Than is the throne of Denmark to thy father.
What would'st thou have, Laertes?
My dread lord,
Your leave and favour to return to France;
From whence though willingly I came to Denmark,
To show my duty in your coronation,
Yet now, I must confess, that duty done,
My thoughts and wishes bend again toward France,
And bow them to your gracious leave and pardon,
King. Have you your father's leave? What says Polonius ?17
Pol. He hath, my lord, wrung from me my slow leave,
By laboursome petition; and, at last,
Upon his will I seal'd my hard consent:
I do beseech you, give him leave to go.
King. Take thy fair hour, Laertes; time be thine,
And thy best graces spend it at thy will.
But now, my cousin Hamlet, and my son,
Ham. A little more than kin, and less than kind. [Aside.
King. How is it that the clouds still hang on you?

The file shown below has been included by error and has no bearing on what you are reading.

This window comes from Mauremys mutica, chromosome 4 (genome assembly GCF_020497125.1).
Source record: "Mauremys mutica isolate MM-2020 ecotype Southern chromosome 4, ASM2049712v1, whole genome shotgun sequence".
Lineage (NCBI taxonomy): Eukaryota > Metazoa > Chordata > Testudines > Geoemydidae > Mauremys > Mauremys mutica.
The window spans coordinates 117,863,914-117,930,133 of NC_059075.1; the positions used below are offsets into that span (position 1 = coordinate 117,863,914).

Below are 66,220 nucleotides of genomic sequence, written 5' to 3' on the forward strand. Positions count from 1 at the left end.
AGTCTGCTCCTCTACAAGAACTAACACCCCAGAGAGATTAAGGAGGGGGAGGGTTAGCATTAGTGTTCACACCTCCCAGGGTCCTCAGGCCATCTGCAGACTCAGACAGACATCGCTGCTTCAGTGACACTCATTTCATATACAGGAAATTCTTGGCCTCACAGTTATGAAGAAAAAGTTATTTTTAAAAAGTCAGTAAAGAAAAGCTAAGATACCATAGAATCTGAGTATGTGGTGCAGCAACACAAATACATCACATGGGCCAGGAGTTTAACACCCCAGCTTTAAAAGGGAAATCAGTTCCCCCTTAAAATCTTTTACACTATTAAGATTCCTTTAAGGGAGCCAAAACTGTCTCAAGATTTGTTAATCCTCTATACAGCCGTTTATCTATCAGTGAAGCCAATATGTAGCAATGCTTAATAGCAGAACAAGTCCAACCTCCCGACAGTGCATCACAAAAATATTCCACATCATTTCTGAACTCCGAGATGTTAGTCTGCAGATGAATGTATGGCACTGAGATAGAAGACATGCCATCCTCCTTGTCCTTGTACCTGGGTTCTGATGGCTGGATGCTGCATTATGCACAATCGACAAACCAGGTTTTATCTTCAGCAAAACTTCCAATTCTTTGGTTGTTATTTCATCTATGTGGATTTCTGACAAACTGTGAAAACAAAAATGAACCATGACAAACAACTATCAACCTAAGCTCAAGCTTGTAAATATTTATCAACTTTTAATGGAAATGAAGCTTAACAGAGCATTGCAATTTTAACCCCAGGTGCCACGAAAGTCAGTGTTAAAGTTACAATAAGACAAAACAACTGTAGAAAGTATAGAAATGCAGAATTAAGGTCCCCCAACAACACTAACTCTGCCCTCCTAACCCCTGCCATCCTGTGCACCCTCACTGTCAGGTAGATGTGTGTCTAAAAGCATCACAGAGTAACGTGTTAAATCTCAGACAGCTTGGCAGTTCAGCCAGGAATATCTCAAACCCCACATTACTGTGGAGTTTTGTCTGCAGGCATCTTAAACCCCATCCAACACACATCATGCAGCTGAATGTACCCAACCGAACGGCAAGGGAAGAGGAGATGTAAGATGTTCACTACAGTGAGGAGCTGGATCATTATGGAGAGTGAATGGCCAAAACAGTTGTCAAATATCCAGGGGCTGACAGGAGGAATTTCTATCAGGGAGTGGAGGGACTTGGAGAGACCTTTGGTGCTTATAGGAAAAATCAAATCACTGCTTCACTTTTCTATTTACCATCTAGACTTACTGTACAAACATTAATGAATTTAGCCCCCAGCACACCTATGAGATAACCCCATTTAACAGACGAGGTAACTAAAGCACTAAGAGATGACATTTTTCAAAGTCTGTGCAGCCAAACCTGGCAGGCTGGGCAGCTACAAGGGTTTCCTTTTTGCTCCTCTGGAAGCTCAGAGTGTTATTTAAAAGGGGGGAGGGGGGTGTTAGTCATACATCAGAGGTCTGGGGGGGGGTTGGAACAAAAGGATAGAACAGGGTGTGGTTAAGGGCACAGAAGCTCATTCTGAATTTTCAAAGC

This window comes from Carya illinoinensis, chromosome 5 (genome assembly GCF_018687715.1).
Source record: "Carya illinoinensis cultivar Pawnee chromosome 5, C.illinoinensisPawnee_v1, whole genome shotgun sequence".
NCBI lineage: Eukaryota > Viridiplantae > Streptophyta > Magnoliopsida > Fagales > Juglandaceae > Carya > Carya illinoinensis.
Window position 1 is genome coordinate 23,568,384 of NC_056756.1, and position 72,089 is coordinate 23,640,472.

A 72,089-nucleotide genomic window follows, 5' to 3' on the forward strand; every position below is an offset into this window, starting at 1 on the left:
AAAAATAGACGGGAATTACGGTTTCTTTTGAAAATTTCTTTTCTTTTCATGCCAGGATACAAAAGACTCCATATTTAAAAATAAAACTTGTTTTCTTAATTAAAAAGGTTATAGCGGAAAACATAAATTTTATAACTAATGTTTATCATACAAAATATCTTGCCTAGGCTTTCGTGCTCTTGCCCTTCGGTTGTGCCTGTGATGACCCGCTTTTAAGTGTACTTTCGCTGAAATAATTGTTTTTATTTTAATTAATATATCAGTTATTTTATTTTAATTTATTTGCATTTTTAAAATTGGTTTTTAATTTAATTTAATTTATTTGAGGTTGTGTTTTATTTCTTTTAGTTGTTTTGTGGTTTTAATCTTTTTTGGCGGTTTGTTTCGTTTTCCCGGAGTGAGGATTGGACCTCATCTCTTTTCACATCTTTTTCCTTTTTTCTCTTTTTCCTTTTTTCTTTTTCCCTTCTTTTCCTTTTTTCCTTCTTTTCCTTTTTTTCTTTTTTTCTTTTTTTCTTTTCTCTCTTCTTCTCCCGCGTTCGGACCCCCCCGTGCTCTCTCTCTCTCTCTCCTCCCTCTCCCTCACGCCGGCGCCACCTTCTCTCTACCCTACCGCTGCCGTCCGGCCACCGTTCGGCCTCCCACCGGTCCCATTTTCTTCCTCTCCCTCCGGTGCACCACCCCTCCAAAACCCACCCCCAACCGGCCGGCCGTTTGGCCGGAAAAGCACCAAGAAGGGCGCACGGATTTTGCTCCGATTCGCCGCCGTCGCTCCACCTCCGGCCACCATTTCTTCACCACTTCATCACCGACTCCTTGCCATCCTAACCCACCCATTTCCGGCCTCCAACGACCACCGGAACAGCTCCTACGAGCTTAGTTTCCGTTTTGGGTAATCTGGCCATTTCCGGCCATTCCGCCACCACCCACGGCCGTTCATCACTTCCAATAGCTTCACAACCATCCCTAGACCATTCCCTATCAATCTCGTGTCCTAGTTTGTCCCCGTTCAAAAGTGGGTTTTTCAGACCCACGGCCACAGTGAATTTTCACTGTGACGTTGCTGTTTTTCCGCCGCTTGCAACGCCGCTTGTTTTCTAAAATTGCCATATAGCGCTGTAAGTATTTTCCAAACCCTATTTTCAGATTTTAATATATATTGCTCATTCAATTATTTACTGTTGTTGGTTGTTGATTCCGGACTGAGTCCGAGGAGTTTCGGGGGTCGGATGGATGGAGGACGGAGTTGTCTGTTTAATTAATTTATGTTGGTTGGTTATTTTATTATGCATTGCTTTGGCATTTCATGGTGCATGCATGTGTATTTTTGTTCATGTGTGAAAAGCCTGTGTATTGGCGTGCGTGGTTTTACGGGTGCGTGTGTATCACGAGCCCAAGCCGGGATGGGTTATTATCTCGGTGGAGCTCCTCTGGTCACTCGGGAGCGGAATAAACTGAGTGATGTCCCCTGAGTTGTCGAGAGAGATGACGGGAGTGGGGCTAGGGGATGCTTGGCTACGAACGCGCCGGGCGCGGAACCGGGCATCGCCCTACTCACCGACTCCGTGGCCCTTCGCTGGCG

Ham. Not so, my lord; I am too much i' the sun.
Queen. Good Hamlet, cast thy nighted colour off,
And let thine eye look like a friend on Denmark.
Do not, for ever, with thy vailed lids.
Seek for thy noble father in the dust:
Thou know'st, 't is common; all that lives must die,
Passing through nature to eternity. I
Ham. Ay, Madam, it is common.
To give these mourning duties to your father:.
But, you must know, your father lost a father;
That father lost, lost his; and the survivor bound
In filial obligation, for some term,
To do obsequious sorrow: but to persevere
In obstinate condolement is a course
Of impious stubbornness; 't is unmanly grief:
Why seems it so particular with thee?
Ham. Seems, Madam! nay, it is; I know not seems.
"T is not alone my inky cloak, good mother,
Nor customary suits of solemn black,
Nor windy suspiration of forc'd breath,
No, nor the fruitful river in the eye,
Nor the dejected haviour of the visage,
Together with all forms, moods, shows of grief,
That can denote me truly: these, indeed, seem,
For they are actions that a man might play;